Browsing Leo Tolstoy By Tag : wind

Revolt Library >> People >> Leo Tolstoy >> Browsing By Tag "wind"

Not Logged In: Login?

Browsing : 1 to 8 of 8

Results Per Page :

1


ECLOGUES This is the ninth book issued by the Beaumont Press and the fifth printed by hand 30 copies have been printed on Japanese vellum signed by the author and artist and numbered i to 30 50 copies on cartridge paper numbered 31 to 80 and 120 copies on hand-made paper numbered 81 to 200 ECLOGUES A BOOK OF POEMS HERBERT READ CONTENTS THE MEDITATION OF A LOVER I can just see the distant trees ... 9 WOODLANDS Pine needles cover the silent ground: . 10 PASTURELANDS We scurry over the pastures . . . 11 THE POND Shrill green weeds . . . . . 12 THE ORCHARD Grotesque patterns of blue-gray mold . 1 3 APRIL To the fresh wet fields . . , . 14 THE WOODMAN His russet coat and gleaming ax . . 15 HARVEST HOME The wagons loom like blue caravans . 1... (From : Anarchy Archives.)


This manuscript was provided to Anarchy Archives by the author. Ecology and Revolutionary Thought by Lewis Herber (pseudonym for Murray Bookchin) [Originally published in Bookchin’s newsletter Comment in 1964 and republished in the British monthly Anarchy in 1965.] In almost every period since the Renaissance, the development of revolutionary thought has been heavily influenced by a branch of science, often in conjunction with a school of philosophy. Astronomy in the time of Copernicus and Galileo helped to guide a sweeping movement of ideas from the medieval world, riddled by superstition, into one pervaded by a critical rationalism, openly naturalistic and humanistic in outlook. During the Enlightenment—the era that culminated i... (From : Anarchy Archives.)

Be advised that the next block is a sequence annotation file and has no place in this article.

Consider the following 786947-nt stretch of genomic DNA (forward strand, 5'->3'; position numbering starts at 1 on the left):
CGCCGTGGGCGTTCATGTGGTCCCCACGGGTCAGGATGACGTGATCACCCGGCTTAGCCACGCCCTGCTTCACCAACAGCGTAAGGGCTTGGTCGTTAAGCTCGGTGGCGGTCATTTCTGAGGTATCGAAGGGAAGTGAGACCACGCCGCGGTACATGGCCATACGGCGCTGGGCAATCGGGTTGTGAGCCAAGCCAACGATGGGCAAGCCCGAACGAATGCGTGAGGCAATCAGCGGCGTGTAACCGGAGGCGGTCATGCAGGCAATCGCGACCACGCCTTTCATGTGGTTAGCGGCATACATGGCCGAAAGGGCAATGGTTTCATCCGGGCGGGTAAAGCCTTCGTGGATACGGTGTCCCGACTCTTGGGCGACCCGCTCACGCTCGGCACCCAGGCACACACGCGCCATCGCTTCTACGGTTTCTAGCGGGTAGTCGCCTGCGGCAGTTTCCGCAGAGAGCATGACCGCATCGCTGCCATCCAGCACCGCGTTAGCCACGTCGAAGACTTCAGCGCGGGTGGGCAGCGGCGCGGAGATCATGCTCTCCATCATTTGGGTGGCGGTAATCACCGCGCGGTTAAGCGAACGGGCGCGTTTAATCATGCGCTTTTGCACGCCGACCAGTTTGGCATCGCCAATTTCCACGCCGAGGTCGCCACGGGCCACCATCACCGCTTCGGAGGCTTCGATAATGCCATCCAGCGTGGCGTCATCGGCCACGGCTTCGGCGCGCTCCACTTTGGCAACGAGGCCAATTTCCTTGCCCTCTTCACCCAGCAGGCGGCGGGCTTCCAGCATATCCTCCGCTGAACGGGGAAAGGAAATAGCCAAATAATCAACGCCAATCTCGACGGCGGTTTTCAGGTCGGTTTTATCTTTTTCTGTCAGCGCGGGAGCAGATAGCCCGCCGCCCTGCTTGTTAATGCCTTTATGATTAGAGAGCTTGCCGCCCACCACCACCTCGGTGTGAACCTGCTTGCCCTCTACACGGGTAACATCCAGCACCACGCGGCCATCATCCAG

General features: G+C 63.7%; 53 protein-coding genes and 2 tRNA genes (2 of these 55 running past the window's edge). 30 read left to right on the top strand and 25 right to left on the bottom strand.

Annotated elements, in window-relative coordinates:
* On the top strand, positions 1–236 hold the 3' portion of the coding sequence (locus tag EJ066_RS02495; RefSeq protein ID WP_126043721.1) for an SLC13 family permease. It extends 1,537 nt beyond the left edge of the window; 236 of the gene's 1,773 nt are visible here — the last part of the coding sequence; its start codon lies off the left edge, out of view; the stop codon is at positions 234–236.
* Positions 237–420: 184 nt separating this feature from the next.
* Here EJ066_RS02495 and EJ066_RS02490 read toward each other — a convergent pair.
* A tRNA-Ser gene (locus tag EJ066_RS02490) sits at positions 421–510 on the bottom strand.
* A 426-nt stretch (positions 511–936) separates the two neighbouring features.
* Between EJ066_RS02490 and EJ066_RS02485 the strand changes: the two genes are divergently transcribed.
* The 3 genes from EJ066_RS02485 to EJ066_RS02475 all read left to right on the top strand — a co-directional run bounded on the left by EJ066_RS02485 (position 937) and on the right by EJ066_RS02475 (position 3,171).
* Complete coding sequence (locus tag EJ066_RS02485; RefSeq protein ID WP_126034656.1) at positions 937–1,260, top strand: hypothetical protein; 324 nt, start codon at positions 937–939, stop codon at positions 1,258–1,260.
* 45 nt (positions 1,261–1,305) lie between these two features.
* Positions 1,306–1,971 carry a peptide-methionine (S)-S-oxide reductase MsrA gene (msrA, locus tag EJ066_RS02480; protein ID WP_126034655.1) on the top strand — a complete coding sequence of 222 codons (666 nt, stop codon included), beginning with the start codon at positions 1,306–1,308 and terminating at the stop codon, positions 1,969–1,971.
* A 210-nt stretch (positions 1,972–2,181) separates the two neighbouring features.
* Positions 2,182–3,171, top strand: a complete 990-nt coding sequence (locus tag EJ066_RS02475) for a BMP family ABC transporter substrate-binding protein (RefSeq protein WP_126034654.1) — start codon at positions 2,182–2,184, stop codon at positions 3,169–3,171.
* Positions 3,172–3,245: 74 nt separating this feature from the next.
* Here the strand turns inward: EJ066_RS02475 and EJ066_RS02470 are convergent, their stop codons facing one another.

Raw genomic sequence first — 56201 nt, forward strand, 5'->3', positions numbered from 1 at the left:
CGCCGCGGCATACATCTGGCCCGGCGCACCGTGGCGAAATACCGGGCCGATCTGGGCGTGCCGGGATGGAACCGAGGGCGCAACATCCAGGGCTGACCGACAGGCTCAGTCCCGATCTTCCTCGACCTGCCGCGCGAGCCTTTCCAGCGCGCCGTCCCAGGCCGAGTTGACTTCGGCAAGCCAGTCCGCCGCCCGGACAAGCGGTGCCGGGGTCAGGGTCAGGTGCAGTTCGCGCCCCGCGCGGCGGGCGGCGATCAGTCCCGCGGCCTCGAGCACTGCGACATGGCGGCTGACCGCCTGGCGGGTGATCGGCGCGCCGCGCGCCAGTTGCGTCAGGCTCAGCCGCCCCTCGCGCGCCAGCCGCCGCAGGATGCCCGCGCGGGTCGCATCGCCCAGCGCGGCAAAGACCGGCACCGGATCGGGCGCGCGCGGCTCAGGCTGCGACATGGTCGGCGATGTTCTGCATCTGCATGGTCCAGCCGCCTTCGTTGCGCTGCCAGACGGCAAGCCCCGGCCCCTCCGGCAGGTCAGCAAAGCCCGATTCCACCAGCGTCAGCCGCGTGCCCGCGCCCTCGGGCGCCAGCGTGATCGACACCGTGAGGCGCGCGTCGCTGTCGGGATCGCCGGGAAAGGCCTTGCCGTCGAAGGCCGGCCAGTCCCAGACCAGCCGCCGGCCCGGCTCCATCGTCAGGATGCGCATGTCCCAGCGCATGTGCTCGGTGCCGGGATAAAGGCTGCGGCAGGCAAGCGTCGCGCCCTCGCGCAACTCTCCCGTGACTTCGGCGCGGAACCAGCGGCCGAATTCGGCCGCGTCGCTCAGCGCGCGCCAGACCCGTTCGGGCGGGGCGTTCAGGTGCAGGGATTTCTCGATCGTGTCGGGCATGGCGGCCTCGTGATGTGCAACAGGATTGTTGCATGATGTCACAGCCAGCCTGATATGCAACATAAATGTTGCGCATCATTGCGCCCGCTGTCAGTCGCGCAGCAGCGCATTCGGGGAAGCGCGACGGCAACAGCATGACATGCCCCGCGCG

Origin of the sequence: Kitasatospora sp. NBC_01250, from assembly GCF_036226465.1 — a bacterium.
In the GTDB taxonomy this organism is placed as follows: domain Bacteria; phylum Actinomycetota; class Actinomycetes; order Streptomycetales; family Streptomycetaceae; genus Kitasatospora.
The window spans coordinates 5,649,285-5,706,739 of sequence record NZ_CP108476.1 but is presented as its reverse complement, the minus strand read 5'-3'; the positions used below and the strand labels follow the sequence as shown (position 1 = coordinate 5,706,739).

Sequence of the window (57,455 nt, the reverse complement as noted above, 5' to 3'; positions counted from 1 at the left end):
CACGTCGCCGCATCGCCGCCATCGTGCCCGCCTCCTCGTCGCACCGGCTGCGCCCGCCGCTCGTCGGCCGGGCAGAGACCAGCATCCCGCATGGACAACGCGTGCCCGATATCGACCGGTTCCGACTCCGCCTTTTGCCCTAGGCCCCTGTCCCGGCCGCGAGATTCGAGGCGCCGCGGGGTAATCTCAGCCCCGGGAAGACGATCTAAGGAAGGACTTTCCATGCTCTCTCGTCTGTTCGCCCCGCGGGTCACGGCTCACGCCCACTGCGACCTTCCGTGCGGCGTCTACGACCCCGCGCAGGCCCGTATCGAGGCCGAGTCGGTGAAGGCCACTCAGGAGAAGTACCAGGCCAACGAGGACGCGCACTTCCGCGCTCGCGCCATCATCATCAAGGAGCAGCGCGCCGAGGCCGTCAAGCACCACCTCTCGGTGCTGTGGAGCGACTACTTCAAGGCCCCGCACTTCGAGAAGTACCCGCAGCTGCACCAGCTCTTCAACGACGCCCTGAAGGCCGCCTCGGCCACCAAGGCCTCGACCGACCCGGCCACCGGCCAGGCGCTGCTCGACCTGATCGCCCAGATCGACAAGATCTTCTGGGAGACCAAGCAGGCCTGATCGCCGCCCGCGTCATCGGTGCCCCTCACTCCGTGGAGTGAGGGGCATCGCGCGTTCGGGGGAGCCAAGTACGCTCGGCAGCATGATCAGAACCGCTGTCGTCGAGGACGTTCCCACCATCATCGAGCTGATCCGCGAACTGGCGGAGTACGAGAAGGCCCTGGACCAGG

Elisée Reclus' "Fragment of a Voyage to New Orleans " The following introduction to and translation of Reclus' "Voyage" was published in Mesechabe #11 (Winter 1993), pp. 14-17 and #12 (Spring 1994), pp. 17-22. A revised version, with illustrations and a much expanded introduction is forthcoming as a pamphlet from Glad Day Books. The editors and translators have also completed a collection of Reclus' writings, with extensive commentary on his ideas, entitled Liberty, Equality, Geography: The Social Thought of Elisée Reclus. They are at work on another Reclus collection entitled An Anarchist in the Old South: Elisée Reclus on Slavery and Antebellum Society. This work appears in Anarchy Archives with permission from John C... (From : Anarchy Archives.)


THE HISTORY OF A MOUNTAIN ILLUSTRATED BY L. BENNETT RANSLATED FROM THE FRENCH NEW YORK HARPER & BROTHERS, FRANKLIN SQUARE 1881 Entered according to Act of Congress, in the year 1881, by HARPER & BROTHERS, In the Office of the Librarian of Congress, at Washington. CONTENTS. I. THE RETREAT II. PEAKS AND VALLEYS III. ROCKS AND CRYSTALS IV. THE ORIGIN OF THE MOUNTAIN V. FOSSILS VI. THE DESTRUCTION OF THE PEAKS VII. LANDSLIPS VIII. CLOUDS IX. FOGS AND STORMS X. SNOW "XL AVALANCHES XII. GLACIERS XIII. MORAINES AND TORRENTS XIV. FORESTS AND PASTURES XV. THE ANIMALS OF THE MOUNTAIN XVI. GRADATIONS OF CLIMATE XVII. THE FREE MOUNTAINEER XVIII. CRETINS XIX. MOUNTAIN-WORSHIP XX. OLYMPUS AND THE GODS... (From : Archive.org.)